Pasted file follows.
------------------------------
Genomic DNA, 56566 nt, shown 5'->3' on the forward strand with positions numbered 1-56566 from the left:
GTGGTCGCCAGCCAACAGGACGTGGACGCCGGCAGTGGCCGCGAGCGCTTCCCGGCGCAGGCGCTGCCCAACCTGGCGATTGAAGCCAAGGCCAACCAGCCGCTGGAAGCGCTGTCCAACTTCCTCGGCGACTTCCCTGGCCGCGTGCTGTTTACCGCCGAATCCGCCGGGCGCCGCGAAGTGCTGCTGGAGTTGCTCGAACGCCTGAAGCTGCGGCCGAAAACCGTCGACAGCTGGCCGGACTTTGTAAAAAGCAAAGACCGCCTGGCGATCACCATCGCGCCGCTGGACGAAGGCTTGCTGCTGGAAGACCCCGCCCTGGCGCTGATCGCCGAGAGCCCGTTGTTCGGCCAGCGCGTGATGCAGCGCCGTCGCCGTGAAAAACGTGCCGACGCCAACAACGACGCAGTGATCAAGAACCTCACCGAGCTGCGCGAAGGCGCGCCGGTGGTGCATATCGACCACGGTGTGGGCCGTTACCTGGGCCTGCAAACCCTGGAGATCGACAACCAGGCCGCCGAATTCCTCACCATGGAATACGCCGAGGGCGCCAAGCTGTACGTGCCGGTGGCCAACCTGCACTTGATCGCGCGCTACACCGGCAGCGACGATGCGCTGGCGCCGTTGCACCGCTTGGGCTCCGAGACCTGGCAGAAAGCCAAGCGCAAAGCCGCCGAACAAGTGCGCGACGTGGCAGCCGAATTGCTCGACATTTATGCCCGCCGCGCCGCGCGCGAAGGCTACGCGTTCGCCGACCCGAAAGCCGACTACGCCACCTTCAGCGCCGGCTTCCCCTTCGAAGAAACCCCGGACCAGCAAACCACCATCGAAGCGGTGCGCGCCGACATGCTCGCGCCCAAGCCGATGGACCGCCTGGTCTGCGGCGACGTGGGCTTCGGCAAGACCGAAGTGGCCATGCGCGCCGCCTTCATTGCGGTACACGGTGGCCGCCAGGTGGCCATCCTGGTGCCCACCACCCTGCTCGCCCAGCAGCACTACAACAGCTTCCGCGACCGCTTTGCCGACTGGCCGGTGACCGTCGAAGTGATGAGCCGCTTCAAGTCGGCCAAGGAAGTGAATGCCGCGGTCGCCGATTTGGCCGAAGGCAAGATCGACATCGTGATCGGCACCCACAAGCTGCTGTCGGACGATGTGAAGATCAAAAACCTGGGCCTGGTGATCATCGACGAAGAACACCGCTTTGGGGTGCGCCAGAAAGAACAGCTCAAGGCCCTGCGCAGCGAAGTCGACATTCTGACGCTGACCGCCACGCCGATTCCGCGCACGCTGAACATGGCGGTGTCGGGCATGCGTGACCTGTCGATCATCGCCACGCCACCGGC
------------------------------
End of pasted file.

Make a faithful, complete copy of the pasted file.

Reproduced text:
Genomic DNA, 56566 nt, shown 5'->3' on the forward strand with positions numbered 1-56566 from the left:
GTGGTCGCCAGCCAACAGGACGTGGACGCCGGCAGTGGCCGCGAGCGCTTCCCGGCGCAGGCGCTGCCCAACCTGGCGATTGAAGCCAAGGCCAACCAGCCGCTGGAAGCGCTGTCCAACTTCCTCGGCGACTTCCCTGGCCGCGTGCTGTTTACCGCCGAATCCGCCGGGCGCCGCGAAGTGCTGCTGGAGTTGCTCGAACGCCTGAAGCTGCGGCCGAAAACCGTCGACAGCTGGCCGGACTTTGTAAAAAGCAAAGACCGCCTGGCGATCACCATCGCGCCGCTGGACGAAGGCTTGCTGCTGGAAGACCCCGCCCTGGCGCTGATCGCCGAGAGCCCGTTGTTCGGCCAGCGCGTGATGCAGCGCCGTCGCCGTGAAAAACGTGCCGACGCCAACAACGACGCAGTGATCAAGAACCTCACCGAGCTGCGCGAAGGCGCGCCGGTGGTGCATATCGACCACGGTGTGGGCCGTTACCTGGGCCTGCAAACCCTGGAGATCGACAACCAGGCCGCCGAATTCCTCACCATGGAATACGCCGAGGGCGCCAAGCTGTACGTGCCGGTGGCCAACCTGCACTTGATCGCGCGCTACACCGGCAGCGACGATGCGCTGGCGCCGTTGCACCGCTTGGGCTCCGAGACCTGGCAGAAAGCCAAGCGCAAAGCCGCCGAACAAGTGCGCGACGTGGCAGCCGAATTGCTCGACATTTATGCCCGCCGCGCCGCGCGCGAAGGCTACGCGTTCGCCGACCCGAAAGCCGACTACGCCACCTTCAGCGCCGGCTTCCCCTTCGAAGAAACCCCGGACCAGCAAACCACCATCGAAGCGGTGCGCGCCGACATGCTCGCGCCCAAGCCGATGGACCGCCTGGTCTGCGGCGACGTGGGCTTCGGCAAGACCGAAGTGGCCATGCGCGCCGCCTTCATTGCGGTACACGGTGGCCGCCAGGTGGCCATCCTGGTGCCCACCACCCTGCTCGCCCAGCAGCACTACAACAGCTTCCGCGACCGCTTTGCCGACTGGCCGGTGACCGTCGAAGTGATGAGCCGCTTCAAGTCGGCCAAGGAAGTGAATGCCGCGGTCGCCGATTTGGCCGAAGGCAAGATCGACATCGTGATCGGCACCCACAAGCTGCTGTCGGACGATGTGAAGATCAAAAACCTGGGCCTGGTGATCATCGACGAAGAACACCGCTTTGGGGTGCGCCAGAAAGAACAGCTCAAGGCCCTGCGCAGCGAAGTCGACATTCTGACGCTGACCGCCACGCCGATTCCGCGCACGCTGAACATGGCGGTGTCGGGCATGCGTGACCTGTCGATCATCGCCACGCCACCGGC